Radiant Mural is a personal project where I created a large LED matrix grid with an animated audio visualization on it.
The LED matrix is built from a 5m RGB LED strip containing 160 LEDs. The strip is split into 7 rows of 24 LEDs, with the exception of the top and bottom rows which only have 20 each.
The LEDs are placed into an enclosure made of acrylic, with the most important part being the interlocked grid that creates the well-defined pixel cells around the LEDs. The "screen" is made of translucent white acrylic, while the other exterior parts are black. The interior parts have a "mirror" finish to make the light in each cell appear more even.
On the rear edge there is electret microphone which allows the design to be sound-sensitive. An ExtraCore board inside executes a fast fourier transform on the microphone input and the sound input is translated into dots on the grid which are then subject to the rules of Conway's Game of Life. The game of life cells fade through 32 shades of blue after they "die" to create a more fluid, pulsating feel.
The full dimensions of this contraption are about 70cm by 30cm by 3cm, with the LED strips laying along the long dimension. The vertical grid walls are designed with channels in the bottom to accommodate the thickness of the LED strips.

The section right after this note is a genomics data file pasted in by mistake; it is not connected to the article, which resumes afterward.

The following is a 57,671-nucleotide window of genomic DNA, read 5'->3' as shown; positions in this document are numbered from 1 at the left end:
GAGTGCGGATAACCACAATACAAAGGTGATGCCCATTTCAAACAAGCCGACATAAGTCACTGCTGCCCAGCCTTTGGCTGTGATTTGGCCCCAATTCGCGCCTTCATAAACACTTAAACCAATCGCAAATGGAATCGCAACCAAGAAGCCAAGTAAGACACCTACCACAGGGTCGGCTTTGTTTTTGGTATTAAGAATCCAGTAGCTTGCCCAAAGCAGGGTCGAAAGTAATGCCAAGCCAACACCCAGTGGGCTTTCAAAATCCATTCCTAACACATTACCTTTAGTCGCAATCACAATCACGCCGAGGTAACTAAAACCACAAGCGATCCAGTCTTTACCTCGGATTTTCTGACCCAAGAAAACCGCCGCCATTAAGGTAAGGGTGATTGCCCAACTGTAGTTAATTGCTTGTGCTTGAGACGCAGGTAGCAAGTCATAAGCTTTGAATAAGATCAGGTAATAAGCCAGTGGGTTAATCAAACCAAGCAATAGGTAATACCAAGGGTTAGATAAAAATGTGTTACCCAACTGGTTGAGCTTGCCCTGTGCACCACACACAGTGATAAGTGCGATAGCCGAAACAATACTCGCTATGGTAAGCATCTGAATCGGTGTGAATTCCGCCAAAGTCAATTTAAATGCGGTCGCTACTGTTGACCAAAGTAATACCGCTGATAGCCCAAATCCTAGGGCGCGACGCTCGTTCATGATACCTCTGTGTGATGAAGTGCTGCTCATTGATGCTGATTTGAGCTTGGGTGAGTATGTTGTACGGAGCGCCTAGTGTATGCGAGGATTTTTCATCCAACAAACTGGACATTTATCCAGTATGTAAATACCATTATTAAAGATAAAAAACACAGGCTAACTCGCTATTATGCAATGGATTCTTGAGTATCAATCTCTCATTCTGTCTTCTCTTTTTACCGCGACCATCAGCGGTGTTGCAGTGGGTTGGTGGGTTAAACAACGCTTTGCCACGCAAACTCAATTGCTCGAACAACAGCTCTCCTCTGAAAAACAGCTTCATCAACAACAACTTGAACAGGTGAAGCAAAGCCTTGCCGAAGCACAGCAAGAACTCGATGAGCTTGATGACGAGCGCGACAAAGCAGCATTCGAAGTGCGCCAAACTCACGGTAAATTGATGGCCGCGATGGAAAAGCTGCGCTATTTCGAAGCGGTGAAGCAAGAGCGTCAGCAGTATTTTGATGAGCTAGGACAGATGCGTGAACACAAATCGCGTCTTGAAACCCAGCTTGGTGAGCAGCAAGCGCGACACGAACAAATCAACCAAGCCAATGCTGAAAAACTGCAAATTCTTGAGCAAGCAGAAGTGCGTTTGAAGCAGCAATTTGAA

Due to the very repetitive nature of this design I opted to generate the design files programmatically, rather than hand-drawing them in a CAD program. To enable this I created a Python library called cadoodle which provides a Logo-like interface to generating a DXF file.
The firmware is a relatively-simple C++ program, except for the core FFT implementation which is an AVR assembly program written by someone who is simply credited as "ChaN".
The AVR's analog-to-digital converter is configured in free-run mode to capture samples on a predictable basis, signalling via interrupts each time a sample is complete. The main loop updates the Game Of Life simulation once for each sample.
The code is implemented in terms of the Alambre library, which ended up becoming a prototype of my programming language project Alamatic.
A hard and humiliating lesson I learned from this project is that precision calipers are important: I built this before I invested in some calipers and my ruler-based measurements were 0.5mm off per cell, which really added up across the width and led to one column of LEDs being obscured under the frame.
This was also my first experiment with laser cutting and I now realize that due to my unfamiliarity I made a bad choice of material: acrylic is quite flimsy and temperamental, and so the construction isn't a sturdy as I would've liked. Originally my intent was for it to hang on a wall, but due to lack of structural integrity combined with the weight this wasn't practical in the end.
This was very much an experimental, "artsy" project and so the resulting piece doesn't have any practical purpose. However, once I realized that it could not be hung on a wall without considerable rework and materials expense I concluded that a flat form-factor would be more appropriate.
Therefore when time allows I plan to investigate incorporating the design into the surface of a table, protected by a layer of a stronger material like glass. This may also permit more interaction possibilities like buttons in addition to the sound-sensitivity currently present, which may in turn allow switching between multiple light effects.